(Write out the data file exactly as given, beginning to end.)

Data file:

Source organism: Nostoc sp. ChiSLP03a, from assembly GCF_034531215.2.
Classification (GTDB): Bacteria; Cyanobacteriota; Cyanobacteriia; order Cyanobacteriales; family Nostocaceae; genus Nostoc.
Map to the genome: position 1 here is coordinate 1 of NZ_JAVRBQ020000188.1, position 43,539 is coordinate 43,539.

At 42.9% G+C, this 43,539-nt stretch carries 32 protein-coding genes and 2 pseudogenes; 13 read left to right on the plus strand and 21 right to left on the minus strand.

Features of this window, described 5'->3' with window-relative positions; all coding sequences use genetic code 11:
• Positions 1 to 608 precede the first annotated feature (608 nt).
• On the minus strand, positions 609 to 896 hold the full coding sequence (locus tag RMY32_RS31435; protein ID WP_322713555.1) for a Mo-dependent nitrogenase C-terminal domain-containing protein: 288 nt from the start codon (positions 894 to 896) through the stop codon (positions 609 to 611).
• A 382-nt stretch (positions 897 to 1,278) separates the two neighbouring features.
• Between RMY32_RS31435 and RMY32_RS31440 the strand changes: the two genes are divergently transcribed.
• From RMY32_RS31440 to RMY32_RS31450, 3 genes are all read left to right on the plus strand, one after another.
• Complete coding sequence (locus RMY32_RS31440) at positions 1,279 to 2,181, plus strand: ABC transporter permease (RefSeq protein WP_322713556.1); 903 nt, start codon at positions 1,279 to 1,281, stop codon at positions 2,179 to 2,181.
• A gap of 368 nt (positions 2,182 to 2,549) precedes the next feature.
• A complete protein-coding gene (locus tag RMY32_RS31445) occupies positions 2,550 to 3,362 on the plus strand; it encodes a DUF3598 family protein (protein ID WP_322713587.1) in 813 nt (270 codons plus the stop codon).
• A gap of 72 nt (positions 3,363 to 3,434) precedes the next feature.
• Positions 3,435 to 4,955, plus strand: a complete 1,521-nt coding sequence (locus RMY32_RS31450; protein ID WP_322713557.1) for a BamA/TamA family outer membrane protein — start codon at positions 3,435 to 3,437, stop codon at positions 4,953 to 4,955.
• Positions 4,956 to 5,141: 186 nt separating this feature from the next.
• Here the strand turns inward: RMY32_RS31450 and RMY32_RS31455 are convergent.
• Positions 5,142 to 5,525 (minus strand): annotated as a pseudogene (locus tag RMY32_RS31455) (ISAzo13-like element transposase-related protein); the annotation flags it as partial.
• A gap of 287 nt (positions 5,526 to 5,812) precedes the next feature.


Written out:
Source organism: Nostoc sp. ChiSLP03a, from assembly GCF_034531215.2.
Classification (GTDB): Bacteria; Cyanobacteriota; Cyanobacteriia; order Cyanobacteriales; family Nostocaceae; genus Nostoc.
Map to the genome: position 1 here is coordinate 1 of NZ_JAVRBQ020000188.1, position 43,539 is coordinate 43,539.

At 42.9% G+C, this 43,539-nt stretch carries 32 protein-coding genes and 2 pseudogenes; 13 read left to right on the plus strand and 21 right to left on the minus strand.

Features of this window, described 5'->3' with window-relative positions; all coding sequences use genetic code 11:
• Positions 1 to 608 precede the first annotated feature (608 nt).
• On the minus strand, positions 609 to 896 hold the full coding sequence (locus tag RMY32_RS31435; protein ID WP_322713555.1) for a Mo-dependent nitrogenase C-terminal domain-containing protein: 288 nt from the start codon (positions 894 to 896) through the stop codon (positions 609 to 611).
• A 382-nt stretch (positions 897 to 1,278) separates the two neighbouring features.
• Between RMY32_RS31435 and RMY32_RS31440 the strand changes: the two genes are divergently transcribed.
• From RMY32_RS31440 to RMY32_RS31450, 3 genes are all read left to right on the plus strand, one after another.
• Complete coding sequence (locus RMY32_RS31440) at positions 1,279 to 2,181, plus strand: ABC transporter permease (RefSeq protein WP_322713556.1); 903 nt, start codon at positions 1,279 to 1,281, stop codon at positions 2,179 to 2,181.
• A gap of 368 nt (positions 2,182 to 2,549) precedes the next feature.
• A complete protein-coding gene (locus tag RMY32_RS31445) occupies positions 2,550 to 3,362 on the plus strand; it encodes a DUF3598 family protein (protein ID WP_322713587.1) in 813 nt (270 codons plus the stop codon).
• A gap of 72 nt (positions 3,363 to 3,434) precedes the next feature.
• Positions 3,435 to 4,955, plus strand: a complete 1,521-nt coding sequence (locus RMY32_RS31450; protein ID WP_322713557.1) for a BamA/TamA family outer membrane protein — start codon at positions 3,435 to 3,437, stop codon at positions 4,953 to 4,955.
• Positions 4,956 to 5,141: 186 nt separating this feature from the next.
• Here the strand turns inward: RMY32_RS31450 and RMY32_RS31455 are convergent.
• Positions 5,142 to 5,525 (minus strand): annotated as a pseudogene (locus tag RMY32_RS31455) (ISAzo13-like element transposase-related protein); the annotation flags it as partial.
• A gap of 287 nt (positions 5,526 to 5,812) precedes the next feature.